The laser reds and neon purples that wash over Edgewater Park at sunset make it a fertile location for romance or reflection. But next time dusk approaches, venture due west of the park to Cliff Drive. It's a romantic film noir setting straight out of The Big Sleep. Perfect for parking bicycles and impersonating Humphrey Bogart and Lauren Bacall, a narrow hump of grass plunges into Lake Erie, while a string of wonderfully gaudy mansions anchors the rear. One even boasts the perfect Hollywood veranda and grounds dotted with ornate sculpture.
A guy who can keep a straight face while busting a kid cranking it in the library is a rare commodity. So it's no surprise that local investigator Carl Monday has stations wooing him like he's a drunken sorority sister. Last February, Monday decided that Channel 19 was a worthy suitor and made the switch. But a contract clause with his former station, Channel 3, stopped him from using his face or name on the air for six months. Fortunately, the clause said nothing about using the back of his head and his initials. So Monday reported his typical stories -- busting rim thieves and other nefarious characters. But he labeled them "C.M. Investigations" and never showed his face when they aired. He even kept up the act with fans, denying any involvement with the mysterious new investigator. "My standard line was that it was Charles Manson," he says. Yes, it's creepy. But that's the price of keeping Carl on the job.
If someone's going to tell you your weekend camping trip is off due to hail the size of a Prius, he needs gorgeous hair and a smile that could solve the Mideast peace crisis. Channel 3's Mark Nolan has both. He's also everywhere: Besides five nightly TV appearances, Nolan gives the forecast on radio stations, the internet, and on the Jumbotron at Indians games. And he emits an everyman I-hate-this-shit-too vibe that other forecasters don't. "I hate severe weather," he says. "I'd rather come in and say Ôsunny and 72' every day. But then I'd have to move to San Diego, and that's not gonna happen." Cali's loss is our gain.
Believe it or not, there's a place on your radio dial where people discuss news, politics, and sports without morphing into screaming, bumbling morons. As host of "The Sound of Ideas" on 90.3 FM-WCPN, Dan Moulthrop invites newsmakers, journalists, and regular folks to dissect the stories behind the latest headlines. The conversations go deep -- even when it's just Larry from Middleburg Heights on the line. But while Moulthrop actually lets guests talk, he's no Larry King-style softballer. From city-council crackpots to heavies like Governor Ted Strickland, Moulthrop asks tough questions that make politicians squirm and keep listeners tuning in.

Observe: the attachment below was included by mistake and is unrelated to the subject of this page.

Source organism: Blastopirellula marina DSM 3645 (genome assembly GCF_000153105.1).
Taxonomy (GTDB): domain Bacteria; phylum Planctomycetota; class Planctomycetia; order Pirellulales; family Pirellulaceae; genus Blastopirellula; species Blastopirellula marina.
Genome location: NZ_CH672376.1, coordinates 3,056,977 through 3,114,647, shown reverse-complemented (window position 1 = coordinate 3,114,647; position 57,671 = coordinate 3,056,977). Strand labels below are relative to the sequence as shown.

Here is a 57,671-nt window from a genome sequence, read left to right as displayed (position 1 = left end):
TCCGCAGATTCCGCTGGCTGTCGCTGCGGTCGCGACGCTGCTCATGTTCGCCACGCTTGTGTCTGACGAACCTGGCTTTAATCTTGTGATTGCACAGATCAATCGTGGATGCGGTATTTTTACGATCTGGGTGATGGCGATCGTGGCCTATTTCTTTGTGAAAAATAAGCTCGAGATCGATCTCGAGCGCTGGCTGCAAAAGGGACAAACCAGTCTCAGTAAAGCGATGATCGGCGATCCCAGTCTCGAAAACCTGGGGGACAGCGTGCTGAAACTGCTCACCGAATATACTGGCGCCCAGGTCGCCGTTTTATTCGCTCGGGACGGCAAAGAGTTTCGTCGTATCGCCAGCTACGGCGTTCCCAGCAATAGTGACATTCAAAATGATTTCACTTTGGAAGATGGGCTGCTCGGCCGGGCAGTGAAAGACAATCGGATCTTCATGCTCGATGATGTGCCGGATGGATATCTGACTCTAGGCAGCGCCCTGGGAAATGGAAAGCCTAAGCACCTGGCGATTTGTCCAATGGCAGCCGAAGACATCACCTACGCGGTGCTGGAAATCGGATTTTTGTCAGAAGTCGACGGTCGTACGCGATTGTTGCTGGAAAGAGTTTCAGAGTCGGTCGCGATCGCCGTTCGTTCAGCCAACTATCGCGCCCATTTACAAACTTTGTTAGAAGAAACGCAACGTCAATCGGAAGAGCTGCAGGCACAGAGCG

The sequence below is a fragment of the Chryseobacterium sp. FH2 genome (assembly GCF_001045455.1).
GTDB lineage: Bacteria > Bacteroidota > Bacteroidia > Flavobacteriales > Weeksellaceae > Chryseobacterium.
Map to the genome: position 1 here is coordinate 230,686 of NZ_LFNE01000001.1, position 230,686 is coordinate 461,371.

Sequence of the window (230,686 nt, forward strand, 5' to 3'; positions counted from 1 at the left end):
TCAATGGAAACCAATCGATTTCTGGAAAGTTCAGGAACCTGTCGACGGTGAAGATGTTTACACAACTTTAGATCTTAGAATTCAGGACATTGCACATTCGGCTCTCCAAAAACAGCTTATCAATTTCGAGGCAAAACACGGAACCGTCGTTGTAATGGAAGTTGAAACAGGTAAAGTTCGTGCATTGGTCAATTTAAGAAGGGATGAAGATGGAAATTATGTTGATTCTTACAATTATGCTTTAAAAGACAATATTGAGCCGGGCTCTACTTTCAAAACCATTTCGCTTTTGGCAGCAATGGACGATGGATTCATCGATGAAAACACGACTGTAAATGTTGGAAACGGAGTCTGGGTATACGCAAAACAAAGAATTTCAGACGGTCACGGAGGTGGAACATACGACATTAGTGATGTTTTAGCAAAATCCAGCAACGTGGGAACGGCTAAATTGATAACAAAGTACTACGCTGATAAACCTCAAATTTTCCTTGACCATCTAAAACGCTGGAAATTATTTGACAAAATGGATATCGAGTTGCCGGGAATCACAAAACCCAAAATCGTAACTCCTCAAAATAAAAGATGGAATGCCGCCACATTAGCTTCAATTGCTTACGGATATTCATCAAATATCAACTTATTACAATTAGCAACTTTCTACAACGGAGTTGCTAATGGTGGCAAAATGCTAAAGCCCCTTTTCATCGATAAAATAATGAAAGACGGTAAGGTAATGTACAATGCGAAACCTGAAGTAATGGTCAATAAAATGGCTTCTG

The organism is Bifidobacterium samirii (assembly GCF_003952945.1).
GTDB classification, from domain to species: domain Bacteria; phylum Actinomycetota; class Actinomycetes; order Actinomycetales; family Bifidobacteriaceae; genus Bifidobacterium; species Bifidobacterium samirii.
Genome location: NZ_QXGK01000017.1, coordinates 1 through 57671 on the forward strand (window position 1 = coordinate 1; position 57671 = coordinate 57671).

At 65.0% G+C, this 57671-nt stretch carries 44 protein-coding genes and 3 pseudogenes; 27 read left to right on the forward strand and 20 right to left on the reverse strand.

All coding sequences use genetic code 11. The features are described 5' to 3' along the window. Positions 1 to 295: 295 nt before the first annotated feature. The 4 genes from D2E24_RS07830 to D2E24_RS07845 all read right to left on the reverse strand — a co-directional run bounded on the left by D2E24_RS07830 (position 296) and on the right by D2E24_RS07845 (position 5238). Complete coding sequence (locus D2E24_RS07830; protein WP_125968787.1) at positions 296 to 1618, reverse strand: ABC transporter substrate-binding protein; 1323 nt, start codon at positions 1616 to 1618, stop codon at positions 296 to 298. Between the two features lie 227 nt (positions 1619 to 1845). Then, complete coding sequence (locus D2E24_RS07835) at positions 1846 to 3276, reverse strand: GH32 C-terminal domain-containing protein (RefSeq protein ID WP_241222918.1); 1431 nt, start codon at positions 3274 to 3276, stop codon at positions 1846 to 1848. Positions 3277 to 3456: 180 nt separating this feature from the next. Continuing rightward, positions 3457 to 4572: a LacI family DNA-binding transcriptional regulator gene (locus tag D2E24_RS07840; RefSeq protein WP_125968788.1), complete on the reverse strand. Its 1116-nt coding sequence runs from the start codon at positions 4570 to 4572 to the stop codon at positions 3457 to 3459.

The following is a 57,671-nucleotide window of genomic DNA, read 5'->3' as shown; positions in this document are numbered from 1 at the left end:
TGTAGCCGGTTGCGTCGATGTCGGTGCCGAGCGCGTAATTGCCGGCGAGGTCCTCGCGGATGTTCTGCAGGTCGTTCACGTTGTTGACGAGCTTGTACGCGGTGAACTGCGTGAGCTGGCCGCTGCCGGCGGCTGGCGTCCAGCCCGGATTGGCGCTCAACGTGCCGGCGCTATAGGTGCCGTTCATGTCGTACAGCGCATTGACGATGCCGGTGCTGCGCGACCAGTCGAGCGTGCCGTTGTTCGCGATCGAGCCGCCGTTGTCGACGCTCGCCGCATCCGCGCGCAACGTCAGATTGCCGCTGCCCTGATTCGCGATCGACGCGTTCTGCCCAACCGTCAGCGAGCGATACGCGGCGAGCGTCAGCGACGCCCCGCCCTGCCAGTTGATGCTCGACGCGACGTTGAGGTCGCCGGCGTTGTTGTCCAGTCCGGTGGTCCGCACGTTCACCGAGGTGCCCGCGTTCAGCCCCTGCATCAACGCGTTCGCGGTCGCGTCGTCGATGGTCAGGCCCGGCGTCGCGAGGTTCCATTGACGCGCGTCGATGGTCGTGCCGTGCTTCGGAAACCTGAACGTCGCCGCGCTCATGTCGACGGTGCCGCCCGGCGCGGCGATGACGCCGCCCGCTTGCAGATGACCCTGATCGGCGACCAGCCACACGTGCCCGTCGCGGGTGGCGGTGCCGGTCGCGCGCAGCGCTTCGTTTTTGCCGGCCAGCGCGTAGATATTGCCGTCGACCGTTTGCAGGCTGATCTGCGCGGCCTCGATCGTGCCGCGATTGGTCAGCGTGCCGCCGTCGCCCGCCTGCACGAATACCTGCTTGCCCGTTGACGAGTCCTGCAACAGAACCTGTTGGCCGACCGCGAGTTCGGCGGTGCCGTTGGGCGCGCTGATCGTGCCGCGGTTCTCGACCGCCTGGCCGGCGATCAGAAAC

For many people, the arts aren't something you enjoy; they're something you endure. But Dee Perry can cure this affliction. She's host of Around Noon, WCPN's daily lunchtime arts show, the smartest thing going on Cleveland radio. Perry's gift is that she can make playwrights and conductors interesting to anyone, be they aficionado or official schmuck. Her weapon is unbridled curiosity: Her questioning unveils tales not of this abstract, distant thing known as "art," but of people, humanity, life. The lady could interview a telephone pole and make it seem more fascinating than Gandhi. But don't take our word for it. Tune in. Only the words of Dee Perry can convince you to listen to Dee Perry.
In this age of rip-and-read radio news, listeners are often assaulted with breathless reporters predicting the end of the world. But leave veteran gumshoe Karen Schaefer out of that mix. After more than 10 years on Northeast Ohio's public-radio airwaves, the Colorado native has amassed a mountain of accolades for her fair, balanced, and well-researched reports on the environment. Now at Kent's WKSU, Schaefer spent nearly a decade at rival WCPN in Cleveland, where her stories aired on National Public Radio, the BBC, and the Voice of America. In 2002, the Ohio Environmental Council gave Schaefer their Excellence in Environmental Journalism Award for her investigations of shoddy work at the Davis-Besse Nuclear Power Plant. "Schaefer has raised the bar," the judges wrote, "for the coverage of environmental news in Ohio."